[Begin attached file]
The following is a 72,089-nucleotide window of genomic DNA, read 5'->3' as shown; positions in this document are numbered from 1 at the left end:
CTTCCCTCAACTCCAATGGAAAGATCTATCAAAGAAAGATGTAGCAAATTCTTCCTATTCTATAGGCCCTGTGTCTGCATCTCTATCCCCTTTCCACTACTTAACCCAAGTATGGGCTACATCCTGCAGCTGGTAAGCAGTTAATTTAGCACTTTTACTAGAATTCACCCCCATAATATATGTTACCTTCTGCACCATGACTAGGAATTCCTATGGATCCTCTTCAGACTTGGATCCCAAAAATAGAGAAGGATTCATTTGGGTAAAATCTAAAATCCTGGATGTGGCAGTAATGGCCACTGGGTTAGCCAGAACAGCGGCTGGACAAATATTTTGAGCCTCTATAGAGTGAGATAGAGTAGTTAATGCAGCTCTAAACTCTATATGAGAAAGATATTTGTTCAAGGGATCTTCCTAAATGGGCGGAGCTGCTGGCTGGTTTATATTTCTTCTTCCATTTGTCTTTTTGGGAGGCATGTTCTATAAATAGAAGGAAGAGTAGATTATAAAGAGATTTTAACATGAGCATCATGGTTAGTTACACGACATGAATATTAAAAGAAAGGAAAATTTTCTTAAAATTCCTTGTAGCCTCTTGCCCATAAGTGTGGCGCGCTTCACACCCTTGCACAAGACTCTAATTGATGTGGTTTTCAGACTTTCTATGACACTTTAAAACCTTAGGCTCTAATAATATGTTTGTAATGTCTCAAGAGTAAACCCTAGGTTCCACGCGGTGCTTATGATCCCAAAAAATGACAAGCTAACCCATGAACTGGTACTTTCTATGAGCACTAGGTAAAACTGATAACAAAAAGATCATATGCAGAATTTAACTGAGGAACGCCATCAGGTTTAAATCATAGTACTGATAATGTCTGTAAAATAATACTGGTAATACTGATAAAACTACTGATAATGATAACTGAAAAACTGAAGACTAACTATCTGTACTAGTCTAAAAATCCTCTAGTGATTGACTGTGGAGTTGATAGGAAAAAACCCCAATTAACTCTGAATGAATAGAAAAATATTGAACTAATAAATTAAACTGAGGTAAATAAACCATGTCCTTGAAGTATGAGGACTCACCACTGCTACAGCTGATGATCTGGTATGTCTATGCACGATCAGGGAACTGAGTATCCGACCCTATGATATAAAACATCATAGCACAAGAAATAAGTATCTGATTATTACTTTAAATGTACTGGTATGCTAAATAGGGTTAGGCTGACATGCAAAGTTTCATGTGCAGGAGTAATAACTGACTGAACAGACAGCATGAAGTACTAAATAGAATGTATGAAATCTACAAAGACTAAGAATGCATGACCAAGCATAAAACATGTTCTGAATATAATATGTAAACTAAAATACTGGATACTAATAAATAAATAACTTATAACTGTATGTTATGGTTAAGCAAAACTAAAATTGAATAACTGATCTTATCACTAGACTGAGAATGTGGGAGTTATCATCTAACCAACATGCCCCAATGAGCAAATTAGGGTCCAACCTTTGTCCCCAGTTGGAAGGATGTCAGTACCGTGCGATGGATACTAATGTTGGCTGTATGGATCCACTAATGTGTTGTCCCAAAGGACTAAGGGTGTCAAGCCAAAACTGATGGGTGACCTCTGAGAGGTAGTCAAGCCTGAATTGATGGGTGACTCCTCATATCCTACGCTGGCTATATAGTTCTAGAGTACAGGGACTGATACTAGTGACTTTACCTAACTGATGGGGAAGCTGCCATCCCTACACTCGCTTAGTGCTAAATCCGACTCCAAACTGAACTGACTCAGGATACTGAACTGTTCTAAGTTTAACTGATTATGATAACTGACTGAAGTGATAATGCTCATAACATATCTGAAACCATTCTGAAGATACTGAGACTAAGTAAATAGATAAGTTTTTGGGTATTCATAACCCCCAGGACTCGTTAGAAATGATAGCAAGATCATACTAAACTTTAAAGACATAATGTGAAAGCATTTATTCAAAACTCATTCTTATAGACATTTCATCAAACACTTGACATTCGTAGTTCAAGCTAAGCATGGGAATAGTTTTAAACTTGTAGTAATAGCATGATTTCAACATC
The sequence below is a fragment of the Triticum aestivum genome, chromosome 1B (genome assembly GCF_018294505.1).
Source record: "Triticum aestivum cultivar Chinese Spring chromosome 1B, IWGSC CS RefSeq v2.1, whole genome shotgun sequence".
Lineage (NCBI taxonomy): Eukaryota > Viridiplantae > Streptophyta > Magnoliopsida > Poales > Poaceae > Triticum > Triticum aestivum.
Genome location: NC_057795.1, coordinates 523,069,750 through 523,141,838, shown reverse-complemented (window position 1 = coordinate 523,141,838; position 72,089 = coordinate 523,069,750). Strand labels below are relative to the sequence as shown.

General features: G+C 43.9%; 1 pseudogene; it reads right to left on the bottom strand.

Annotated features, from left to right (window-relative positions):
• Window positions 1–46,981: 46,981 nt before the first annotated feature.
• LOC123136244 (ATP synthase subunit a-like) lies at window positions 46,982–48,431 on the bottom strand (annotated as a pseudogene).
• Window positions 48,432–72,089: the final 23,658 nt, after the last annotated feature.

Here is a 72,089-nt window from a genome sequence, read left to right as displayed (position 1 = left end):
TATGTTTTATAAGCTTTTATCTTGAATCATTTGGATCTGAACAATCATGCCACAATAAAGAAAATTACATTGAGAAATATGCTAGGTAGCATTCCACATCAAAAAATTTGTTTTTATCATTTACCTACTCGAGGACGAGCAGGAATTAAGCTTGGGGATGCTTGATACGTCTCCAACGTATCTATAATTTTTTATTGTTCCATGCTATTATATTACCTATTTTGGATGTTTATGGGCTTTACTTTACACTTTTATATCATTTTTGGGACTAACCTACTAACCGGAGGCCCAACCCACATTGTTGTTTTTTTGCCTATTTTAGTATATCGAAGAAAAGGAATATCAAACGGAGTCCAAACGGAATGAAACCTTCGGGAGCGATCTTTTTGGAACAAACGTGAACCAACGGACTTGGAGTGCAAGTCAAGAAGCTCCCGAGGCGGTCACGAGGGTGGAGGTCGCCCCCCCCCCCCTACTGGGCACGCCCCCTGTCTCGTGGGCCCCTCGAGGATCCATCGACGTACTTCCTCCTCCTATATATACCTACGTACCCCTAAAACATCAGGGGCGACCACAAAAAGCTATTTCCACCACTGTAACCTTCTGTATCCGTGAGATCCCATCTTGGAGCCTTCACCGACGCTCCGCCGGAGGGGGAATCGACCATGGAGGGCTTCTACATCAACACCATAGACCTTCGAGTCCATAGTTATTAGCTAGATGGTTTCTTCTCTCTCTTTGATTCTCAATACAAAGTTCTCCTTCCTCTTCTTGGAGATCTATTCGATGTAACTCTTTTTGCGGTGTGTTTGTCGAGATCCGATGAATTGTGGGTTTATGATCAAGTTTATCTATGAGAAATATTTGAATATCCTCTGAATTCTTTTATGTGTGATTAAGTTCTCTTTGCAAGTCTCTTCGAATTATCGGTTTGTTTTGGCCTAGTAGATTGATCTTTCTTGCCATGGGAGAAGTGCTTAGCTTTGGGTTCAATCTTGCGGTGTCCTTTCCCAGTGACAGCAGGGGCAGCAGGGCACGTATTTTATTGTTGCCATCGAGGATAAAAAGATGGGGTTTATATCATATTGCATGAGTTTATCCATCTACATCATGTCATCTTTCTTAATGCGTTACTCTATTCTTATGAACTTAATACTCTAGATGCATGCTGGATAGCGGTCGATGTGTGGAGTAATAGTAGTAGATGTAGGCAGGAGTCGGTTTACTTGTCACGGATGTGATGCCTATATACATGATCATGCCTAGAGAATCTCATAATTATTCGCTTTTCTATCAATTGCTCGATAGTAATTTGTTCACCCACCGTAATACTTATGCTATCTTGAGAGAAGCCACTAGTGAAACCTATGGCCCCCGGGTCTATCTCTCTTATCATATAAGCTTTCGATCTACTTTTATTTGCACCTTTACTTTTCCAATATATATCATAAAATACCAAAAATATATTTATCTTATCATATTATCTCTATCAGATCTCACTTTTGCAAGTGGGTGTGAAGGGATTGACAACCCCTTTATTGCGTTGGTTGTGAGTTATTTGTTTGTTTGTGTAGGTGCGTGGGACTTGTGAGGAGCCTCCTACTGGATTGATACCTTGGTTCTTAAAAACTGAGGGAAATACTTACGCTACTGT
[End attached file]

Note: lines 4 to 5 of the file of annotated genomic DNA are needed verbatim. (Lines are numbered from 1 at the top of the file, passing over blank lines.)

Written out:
Source record: "Triticum aestivum cultivar Chinese Spring chromosome 1B, IWGSC CS RefSeq v2.1, whole genome shotgun sequence".
Lineage (NCBI taxonomy): Eukaryota > Viridiplantae > Streptophyta > Magnoliopsida > Poales > Poaceae > Triticum > Triticum aestivum.